MOSCOW – A series of busts of the nation’s Soviet-era leaders, including Josef Stalin, were unveiled Friday by a Russian government-sponsored association, in a move that has drawn criticism from those who see it as part of efforts to whitewash his crimes.
The Russian Military-Historic Society, an organization founded by President Vladimir Putin and led by his culture minister, unveiled the sculptures in order to expand its “alley of rulers” at a Moscow park, which until now had featured busts of Russian monarchs. It described the new display as part of efforts to preserve Russian history.
The Kremlin has distanced itself from the move with Putin’s spokesman Dmitry Peskov saying he was unaware of it and referring all questions to the organizers.
Putin, a former KGB officer, has avoided open public praise or criticism of Stalin, but he has restored Soviet-era symbols and focused on the nation’s Soviet-era achievements rather than Stalinist crimes.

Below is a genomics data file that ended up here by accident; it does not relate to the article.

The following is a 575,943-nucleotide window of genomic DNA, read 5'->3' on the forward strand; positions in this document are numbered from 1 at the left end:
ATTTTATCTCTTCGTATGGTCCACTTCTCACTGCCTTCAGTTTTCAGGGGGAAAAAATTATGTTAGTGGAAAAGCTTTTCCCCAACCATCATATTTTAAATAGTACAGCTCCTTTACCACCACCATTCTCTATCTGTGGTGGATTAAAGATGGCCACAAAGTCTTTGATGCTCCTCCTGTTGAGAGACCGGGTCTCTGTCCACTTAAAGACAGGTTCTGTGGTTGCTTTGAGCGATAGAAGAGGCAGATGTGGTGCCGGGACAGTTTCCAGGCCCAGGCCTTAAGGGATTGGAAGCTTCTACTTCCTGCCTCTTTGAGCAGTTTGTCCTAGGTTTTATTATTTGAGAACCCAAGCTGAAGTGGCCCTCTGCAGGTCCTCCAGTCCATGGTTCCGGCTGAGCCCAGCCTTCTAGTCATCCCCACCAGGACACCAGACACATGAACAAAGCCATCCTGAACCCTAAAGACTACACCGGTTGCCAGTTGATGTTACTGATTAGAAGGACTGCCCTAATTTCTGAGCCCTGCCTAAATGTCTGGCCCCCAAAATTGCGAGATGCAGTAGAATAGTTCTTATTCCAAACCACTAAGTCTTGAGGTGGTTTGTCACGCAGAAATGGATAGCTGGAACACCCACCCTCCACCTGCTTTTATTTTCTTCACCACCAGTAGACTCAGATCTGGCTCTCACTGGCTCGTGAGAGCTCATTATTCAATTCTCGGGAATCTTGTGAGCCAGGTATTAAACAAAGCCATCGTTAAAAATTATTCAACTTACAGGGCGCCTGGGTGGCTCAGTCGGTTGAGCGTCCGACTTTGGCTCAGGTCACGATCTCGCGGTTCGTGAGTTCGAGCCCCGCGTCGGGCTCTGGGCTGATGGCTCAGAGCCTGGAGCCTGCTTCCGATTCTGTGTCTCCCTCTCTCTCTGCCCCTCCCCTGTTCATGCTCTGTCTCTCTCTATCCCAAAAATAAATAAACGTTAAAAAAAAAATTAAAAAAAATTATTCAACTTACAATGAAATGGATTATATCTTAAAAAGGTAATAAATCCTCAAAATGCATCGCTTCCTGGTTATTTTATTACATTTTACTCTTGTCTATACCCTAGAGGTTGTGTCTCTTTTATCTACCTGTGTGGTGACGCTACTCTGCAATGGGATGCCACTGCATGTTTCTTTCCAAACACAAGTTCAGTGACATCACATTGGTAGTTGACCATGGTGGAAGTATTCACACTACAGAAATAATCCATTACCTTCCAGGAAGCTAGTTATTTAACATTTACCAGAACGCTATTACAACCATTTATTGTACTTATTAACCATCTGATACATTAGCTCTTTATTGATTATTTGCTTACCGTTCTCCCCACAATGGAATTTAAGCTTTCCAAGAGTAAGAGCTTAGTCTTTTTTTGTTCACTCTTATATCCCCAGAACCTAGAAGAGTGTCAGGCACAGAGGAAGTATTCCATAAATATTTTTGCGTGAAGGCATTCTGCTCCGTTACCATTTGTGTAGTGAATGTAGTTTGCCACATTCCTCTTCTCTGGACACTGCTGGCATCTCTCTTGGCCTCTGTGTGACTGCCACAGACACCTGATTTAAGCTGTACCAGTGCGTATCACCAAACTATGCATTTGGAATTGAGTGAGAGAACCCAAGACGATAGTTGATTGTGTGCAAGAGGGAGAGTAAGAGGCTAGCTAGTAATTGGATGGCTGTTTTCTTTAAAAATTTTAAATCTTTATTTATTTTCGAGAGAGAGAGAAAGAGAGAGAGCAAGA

Over recent years, many in Russia have been dismayed by government-sponsored school textbooks that paint Stalin in a largely positive light and by the reconstruction of a Moscow subway station that restored old Soviet national anthem lyrics praising Stalin, as part of its interior decoration.
Kremlin critics have denounced such moves as attempts to whitewash Stalin’s image and part of Putin’s rollback on democracy.
Stalin led the Soviet Union from 1924 until his death in 1953. Communists and other hardliners credit him with leading the country to victory in World War II and making it a nuclear superpower, while others condemn the brutal purges that killed millions.
Polls show that a rising number of Russians now admire Stalin as a strong leader. Earlier this year, Stalin came out top in a survey of the most outstanding figures in Russia’s history, with 38 per cent support. The nationwide poll by the Levada Center of 1,600 people had a 3.4-per cent margin of error.
Yevgeny Tupitsin, a military veteran who attended Friday’s opening, welcomed the display of Soviet leaders’ busts, including that of Stalin.
“It inspires us to remember the history the way it is, with all the good and bad, positive and negative factors,” he said. “History can’t be changed, it can’t be falsified. It all happened and passed.”
Iuliia Subbotovska in Moscow contributed to this report.